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London - The City of London is installing a ground source heat pump system. The construction firm Mace has now completed the first borehole, which will power an area of the financial district. The energy-efficient system operates using electric solutions.

The UK-based construction firm Mace has completed the first geothermal borehole for the ground source heat pump system in the City of London. The system is part of the Salisbury Square development scheme, which will create a new 18-courtroom legal facility called the City of London Law Courts and a City of London police headquarters, according to an article from the platform New Civil Engineer. Salisbury Square is in the Square Mile, one of London’s financial districts.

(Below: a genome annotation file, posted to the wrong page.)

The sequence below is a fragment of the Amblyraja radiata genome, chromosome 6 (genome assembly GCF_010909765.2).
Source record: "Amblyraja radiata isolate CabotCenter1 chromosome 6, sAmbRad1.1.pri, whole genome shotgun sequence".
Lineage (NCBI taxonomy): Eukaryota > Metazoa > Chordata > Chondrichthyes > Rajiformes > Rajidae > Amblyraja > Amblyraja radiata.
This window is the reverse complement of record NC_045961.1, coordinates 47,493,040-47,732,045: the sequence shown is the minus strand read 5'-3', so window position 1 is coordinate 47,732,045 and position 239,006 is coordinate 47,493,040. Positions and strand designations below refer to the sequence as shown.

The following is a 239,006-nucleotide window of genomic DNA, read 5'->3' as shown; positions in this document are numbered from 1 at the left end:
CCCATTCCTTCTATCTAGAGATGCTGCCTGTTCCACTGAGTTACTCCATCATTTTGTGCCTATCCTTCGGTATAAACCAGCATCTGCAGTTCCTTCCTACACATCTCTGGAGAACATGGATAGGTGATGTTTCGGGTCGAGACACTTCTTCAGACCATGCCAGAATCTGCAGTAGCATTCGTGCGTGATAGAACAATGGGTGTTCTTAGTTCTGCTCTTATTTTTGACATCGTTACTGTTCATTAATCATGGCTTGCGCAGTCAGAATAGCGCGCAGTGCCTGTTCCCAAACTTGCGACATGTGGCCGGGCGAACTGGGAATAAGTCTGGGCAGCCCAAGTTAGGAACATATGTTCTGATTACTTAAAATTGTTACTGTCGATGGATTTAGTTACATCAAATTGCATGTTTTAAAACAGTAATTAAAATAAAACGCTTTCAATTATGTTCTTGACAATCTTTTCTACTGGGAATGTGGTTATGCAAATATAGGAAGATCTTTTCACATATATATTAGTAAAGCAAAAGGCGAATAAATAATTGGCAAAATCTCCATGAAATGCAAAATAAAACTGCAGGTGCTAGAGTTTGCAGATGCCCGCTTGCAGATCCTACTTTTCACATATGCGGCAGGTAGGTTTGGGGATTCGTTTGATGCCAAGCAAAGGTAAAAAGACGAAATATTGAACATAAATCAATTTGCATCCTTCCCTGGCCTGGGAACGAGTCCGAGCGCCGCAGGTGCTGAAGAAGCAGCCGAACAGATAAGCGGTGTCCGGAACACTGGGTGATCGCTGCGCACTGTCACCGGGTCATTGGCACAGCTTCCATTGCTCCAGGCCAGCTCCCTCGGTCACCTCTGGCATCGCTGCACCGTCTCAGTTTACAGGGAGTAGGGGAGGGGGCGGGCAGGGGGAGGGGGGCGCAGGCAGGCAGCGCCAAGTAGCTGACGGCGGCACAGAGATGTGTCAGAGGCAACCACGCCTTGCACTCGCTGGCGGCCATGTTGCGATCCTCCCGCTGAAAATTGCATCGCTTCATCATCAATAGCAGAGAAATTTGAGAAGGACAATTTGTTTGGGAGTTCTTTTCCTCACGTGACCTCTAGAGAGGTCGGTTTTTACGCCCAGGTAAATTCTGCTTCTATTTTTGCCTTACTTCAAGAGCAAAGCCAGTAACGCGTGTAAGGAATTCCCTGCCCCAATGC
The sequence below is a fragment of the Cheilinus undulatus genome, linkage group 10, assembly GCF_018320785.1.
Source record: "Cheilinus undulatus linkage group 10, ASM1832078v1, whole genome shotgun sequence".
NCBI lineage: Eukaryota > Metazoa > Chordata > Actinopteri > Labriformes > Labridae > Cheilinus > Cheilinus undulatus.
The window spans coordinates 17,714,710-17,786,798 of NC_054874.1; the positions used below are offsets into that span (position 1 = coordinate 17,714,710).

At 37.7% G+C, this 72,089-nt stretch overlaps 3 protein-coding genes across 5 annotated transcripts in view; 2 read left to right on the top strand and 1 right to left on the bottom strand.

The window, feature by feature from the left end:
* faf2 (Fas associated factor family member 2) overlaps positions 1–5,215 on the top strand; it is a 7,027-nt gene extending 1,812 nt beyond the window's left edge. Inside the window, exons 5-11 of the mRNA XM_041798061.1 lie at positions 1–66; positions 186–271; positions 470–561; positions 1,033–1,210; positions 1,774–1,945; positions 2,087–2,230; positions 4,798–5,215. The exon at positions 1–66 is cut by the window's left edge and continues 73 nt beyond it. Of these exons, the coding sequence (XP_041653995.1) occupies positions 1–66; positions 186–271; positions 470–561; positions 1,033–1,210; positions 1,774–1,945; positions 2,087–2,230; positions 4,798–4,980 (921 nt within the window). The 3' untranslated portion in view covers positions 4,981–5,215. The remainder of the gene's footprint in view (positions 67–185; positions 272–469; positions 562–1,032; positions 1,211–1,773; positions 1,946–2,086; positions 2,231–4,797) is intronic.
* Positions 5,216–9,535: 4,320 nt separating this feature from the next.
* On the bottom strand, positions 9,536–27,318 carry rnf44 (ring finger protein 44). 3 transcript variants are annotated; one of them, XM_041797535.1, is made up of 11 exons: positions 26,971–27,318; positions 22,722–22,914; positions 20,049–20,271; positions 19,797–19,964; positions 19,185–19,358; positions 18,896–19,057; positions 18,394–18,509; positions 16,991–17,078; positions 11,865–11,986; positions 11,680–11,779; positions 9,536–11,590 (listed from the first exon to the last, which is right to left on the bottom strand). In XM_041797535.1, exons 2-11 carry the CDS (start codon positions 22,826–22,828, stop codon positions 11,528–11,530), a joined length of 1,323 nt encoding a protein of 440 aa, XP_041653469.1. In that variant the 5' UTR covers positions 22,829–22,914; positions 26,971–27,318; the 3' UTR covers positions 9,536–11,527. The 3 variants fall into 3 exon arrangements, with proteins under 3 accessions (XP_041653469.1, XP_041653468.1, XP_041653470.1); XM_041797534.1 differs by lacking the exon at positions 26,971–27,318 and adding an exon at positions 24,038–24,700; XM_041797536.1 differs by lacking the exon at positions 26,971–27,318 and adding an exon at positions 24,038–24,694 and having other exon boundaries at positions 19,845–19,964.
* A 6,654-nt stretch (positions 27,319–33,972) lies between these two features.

More than 60 boreholes are planned. The geothermal system, which reaches a depth of 240 metres, uses consistent temperatures underground and is the most energy efficient method of heating and cooling using electric solutions, writes the article. Any excess heat is rejected via the ground using a dry air cooler system.

Mace project director Jeremy Eavis said in the article: “This network of 60 deep geothermal boreholes will mean the Salisbury Square Development will be off the gas grid, dramatically reducing its operational carbon.” Salisbury Square is one of the first schemes in London’s financial district to use standalone closed loop cooling and heating, according to the article. 

Salisbury Square is described as a “new civic hub”. Valued at 300 million British pounds, it is funded by the City of London Corporation. As well as the legal facility and police headquarters, it will include office accommodation and public areas. The City of London Corporation is commited to net zero by 2040. ce/em